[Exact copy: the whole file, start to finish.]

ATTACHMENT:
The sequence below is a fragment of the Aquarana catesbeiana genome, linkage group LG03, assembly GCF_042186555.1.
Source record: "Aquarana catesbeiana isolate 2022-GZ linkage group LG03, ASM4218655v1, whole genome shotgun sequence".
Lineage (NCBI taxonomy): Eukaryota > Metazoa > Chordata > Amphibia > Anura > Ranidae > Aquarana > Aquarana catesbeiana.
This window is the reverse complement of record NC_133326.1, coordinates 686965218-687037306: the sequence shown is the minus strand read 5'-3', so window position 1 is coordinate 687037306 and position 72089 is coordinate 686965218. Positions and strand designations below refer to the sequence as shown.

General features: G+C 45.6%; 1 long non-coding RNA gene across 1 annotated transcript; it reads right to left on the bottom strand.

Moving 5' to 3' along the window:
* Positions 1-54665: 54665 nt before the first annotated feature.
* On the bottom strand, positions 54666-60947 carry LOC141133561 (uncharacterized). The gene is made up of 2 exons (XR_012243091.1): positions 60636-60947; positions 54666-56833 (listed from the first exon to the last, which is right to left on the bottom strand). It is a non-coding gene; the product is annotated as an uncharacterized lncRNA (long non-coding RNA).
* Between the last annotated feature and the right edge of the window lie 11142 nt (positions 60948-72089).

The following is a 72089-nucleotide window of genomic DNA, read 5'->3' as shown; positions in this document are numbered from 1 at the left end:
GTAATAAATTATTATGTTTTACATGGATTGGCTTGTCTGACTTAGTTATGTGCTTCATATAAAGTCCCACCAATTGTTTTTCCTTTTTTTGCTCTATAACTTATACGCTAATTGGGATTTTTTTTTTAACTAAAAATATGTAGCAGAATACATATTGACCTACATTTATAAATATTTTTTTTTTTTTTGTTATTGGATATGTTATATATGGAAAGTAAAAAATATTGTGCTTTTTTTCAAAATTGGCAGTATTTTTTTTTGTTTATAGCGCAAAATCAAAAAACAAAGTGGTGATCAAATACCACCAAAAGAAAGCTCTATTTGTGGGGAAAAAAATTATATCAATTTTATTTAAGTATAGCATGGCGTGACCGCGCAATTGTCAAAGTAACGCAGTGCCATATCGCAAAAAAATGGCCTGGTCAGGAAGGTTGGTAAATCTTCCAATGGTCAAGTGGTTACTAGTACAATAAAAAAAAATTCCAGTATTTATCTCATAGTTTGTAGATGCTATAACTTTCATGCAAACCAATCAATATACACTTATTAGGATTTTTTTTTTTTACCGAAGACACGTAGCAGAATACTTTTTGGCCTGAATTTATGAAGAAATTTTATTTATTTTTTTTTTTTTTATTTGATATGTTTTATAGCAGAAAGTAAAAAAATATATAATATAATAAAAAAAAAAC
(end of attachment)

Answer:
The sequence below is a fragment of the Aquarana catesbeiana genome, linkage group LG03, assembly GCF_042186555.1.
Source record: "Aquarana catesbeiana isolate 2022-GZ linkage group LG03, ASM4218655v1, whole genome shotgun sequence".
Lineage (NCBI taxonomy): Eukaryota > Metazoa > Chordata > Amphibia > Anura > Ranidae > Aquarana > Aquarana catesbeiana.
This window is the reverse complement of record NC_133326.1, coordinates 686965218-687037306: the sequence shown is the minus strand read 5'-3', so window position 1 is coordinate 687037306 and position 72089 is coordinate 686965218. Positions and strand designations below refer to the sequence as shown.

General features: G+C 45.6%; 1 long non-coding RNA gene across 1 annotated transcript; it reads right to left on the bottom strand.

Moving 5' to 3' along the window:
* Positions 1-54665: 54665 nt before the first annotated feature.
* On the bottom strand, positions 54666-60947 carry LOC141133561 (uncharacterized). The gene is made up of 2 exons (XR_012243091.1): positions 60636-60947; positions 54666-56833 (listed from the first exon to the last, which is right to left on the bottom strand). It is a non-coding gene; the product is annotated as an uncharacterized lncRNA (long non-coding RNA).
* Between the last annotated feature and the right edge of the window lie 11142 nt (positions 60948-72089).

The following is a 72089-nucleotide window of genomic DNA, read 5'->3' as shown; positions in this document are numbered from 1 at the left end:
GTAATAAATTATTATGTTTTACATGGATTGGCTTGTCTGACTTAGTTATGTGCTTCATATAAAGTCCCACCAATTGTTTTTCCTTTTTTTGCTCTATAACTTATACGCTAATTGGGATTTTTTTTTTAACTAAAAATATGTAGCAGAATACATATTGACCTACATTTATAAATATTTTTTTTTTTTTTGTTATTGGATATGTTATATATGGAAAGTAAAAAATATTGTGCTTTTTTTCAAAATTGGCAGTATTTTTTTTTGTTTATAGCGCAAAATCAAAAAACAAAGTGGTGATCAAATACCACCAAAAGAAAGCTCTATTTGTGGGGAAAAAAATTATATCAATTTTATTTAAGTATAGCATGGCGTGACCGCGCAATTGTCAAAGTAACGCAGTGCCATATCGCAAAAAAATGGCCTGGTCAGGAAGGTTGGTAAATCTTCCAATGGTCAAGTGGTTACTAGTACAATAAAAAAAAATTCCAGTATTTATCTCATAGTTTGTAGATGCTATAACTTTCATGCAAACCAATCAATATACACTTATTAGGATTTTTTTTTTTTACCGAAGACACGTAGCAGAATACTTTTTGGCCTGAATTTATGAAGAAATTTTATTTATTTTTTTTTTTTTTATTTGATATGTTTTATAGCAGAAAGTAAAAAAATATATAATATAATAAAAAAAAAAC